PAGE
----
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Editorial: They Deserve A Medal

After Hurricane Dorian, the stories were horrific.

Day by day, The Tribune catalogued what people went through during the storm and in its aftermath. Some of the things that people faced took the breath away – a horror that those of us who weren’t there can barely imagine.

Imagine then what the first rescuers had to deal with.

Venturing out in still dangerous conditions, not knowing how many people they would find alive, not knowing how many dead bodies they would see. Indeed, not knowing whether their own lives would be at risk as they waded through flood waters, searched through devastated buildings, risked disease as well as physical injury.

“You have made me proud,” said Prime Minister Dr Hubert Minnis yesterday of all those who served on the frontline or helped in the aftermath, “You have made your country proud.”

Every person who went to Abaco and Grand Bahama – and those already there – may have contributed to keeping someone alive.

As we enter this Christmas season, for those of us who have relatives who went through the worst of the hurricane, as you hold them a little tighter and thank God for their survival – thank too the rescuers who played a part in getting them to safety.

“The bigger story,” said Dr Minnis, “is about the many public officers and agency workers on the ground throughout Abaco and Grand Bahama, who came to the rescue of fellow citizens, who helped to maintain law and order, who showed courage in the midst of a terrible crisis.”

There will certainly be things that could have been done better after the storm – and that is for us to learn before we face any future hurricanes – but that has nothing to do with the bravery of the people on the ground.

They are heroes. It is fair to say they deserve a medal.

So why not give them one? Why not create a medal for service, just as there are medals elsewhere in the world for individual battles – but this one for saving lives?

A medal for our Dorian heroes, that they may be united in a bond over the years, a fellowship that will help them through in the dark days when they remember the horrors they saw.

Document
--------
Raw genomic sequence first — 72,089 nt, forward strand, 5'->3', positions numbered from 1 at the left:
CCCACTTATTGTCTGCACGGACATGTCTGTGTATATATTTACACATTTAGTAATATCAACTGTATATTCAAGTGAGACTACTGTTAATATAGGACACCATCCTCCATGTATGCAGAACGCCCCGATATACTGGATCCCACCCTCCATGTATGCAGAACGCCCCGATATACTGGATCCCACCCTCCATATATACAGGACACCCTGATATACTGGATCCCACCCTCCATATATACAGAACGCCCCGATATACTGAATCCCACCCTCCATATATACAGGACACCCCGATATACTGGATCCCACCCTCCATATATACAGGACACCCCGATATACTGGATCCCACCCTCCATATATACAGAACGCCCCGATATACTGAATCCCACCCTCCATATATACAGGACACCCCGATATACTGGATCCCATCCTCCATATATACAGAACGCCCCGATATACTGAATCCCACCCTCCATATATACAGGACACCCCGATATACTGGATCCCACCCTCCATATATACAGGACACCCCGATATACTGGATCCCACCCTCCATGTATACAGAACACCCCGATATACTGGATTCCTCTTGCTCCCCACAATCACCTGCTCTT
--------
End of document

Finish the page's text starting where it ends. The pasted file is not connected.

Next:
We raise our voice alongside that of Dr Minnis. To the heroes, you have made us all proud.

Change the law - and don’t drink under the influence

The facts are shocking. A pilot was high and drunk when he got behind the wheel of a car, and hit and killed a father walking in the street. Worse, if there could be worse, he then fled the scene, trying to get away with his crime. He didn’t get very far, crashing into a utility pole further down the road.

So what’s the penalty? A year in prison. A fine of $11,400.

What kind of justice is that for a family who have lost their 55-year-old father. He is gone from their lives for ever. He will not be with them this Christmas. The man responsible for his death will be back home for next Christmas.

Leaving the scene suggests he knew he was in the wrong. Being a pilot, he should also have known better than most the dangers of using a vehicle while under the influence. He had alcohol and marijuana in the system. Yet he chose to get behind the wheel rather than call a taxi. And he hit and killed a man. He didn’t even have a licensed vehicle or third party insurance.

The family of victim Clarence Bodie are entitled to feel despair. Despair at a system that leaves them with so little.

The magistrate pointed out an increasing trend of people leaving the scene after crashes. Well, let’s stop it. Change the law. Increase the penalties. If we can change the law to stop people using mobile phones while driving, we can certainly increase the sentences for killing while driving under the influence and leaving the scene.

There is one more thing we should learn from this. Every reader who is horrified reading about this case, please remember over the festive season: Don’t take a chance. Don’t drink and drive. Taxi drivers will take you home safe and sound. Don’t risk your life. And don’t destroy someone else’s.

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